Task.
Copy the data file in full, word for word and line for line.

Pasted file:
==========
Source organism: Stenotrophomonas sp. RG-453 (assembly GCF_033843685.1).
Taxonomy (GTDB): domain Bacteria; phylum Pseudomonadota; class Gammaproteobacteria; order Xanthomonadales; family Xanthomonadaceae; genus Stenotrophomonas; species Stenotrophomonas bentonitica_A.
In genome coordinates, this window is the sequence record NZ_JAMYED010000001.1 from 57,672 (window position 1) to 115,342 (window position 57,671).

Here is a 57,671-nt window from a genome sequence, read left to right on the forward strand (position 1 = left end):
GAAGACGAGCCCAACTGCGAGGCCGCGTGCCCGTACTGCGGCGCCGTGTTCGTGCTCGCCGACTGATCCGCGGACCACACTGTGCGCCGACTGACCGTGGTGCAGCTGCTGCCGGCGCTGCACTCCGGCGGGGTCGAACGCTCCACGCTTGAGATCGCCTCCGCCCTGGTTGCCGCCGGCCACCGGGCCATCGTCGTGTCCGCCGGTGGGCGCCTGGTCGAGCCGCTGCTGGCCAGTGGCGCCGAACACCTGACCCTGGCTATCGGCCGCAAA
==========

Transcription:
Source organism: Stenotrophomonas sp. RG-453 (assembly GCF_033843685.1).
Taxonomy (GTDB): domain Bacteria; phylum Pseudomonadota; class Gammaproteobacteria; order Xanthomonadales; family Xanthomonadaceae; genus Stenotrophomonas; species Stenotrophomonas bentonitica_A.
In genome coordinates, this window is the sequence record NZ_JAMYED010000001.1 from 57,672 (window position 1) to 115,342 (window position 57,671).

Here is a 57,671-nt window from a genome sequence, read left to right on the forward strand (position 1 = left end):
GAAGACGAGCCCAACTGCGAGGCCGCGTGCCCGTACTGCGGCGCCGTGTTCGTGCTCGCCGACTGATCCGCGGACCACACTGTGCGCCGACTGACCGTGGTGCAGCTGCTGCCGGCGCTGCACTCCGGCGGGGTCGAACGCTCCACGCTTGAGATCGCCTCCGCCCTGGTTGCCGCCGGCCACCGGGCCATCGTCGTGTCCGCCGGTGGGCGCCTGGTCGAGCCGCTGCTGGCCAGTGGCGCCGAACACCTGACCCTGGCTATCGGCCGCAAA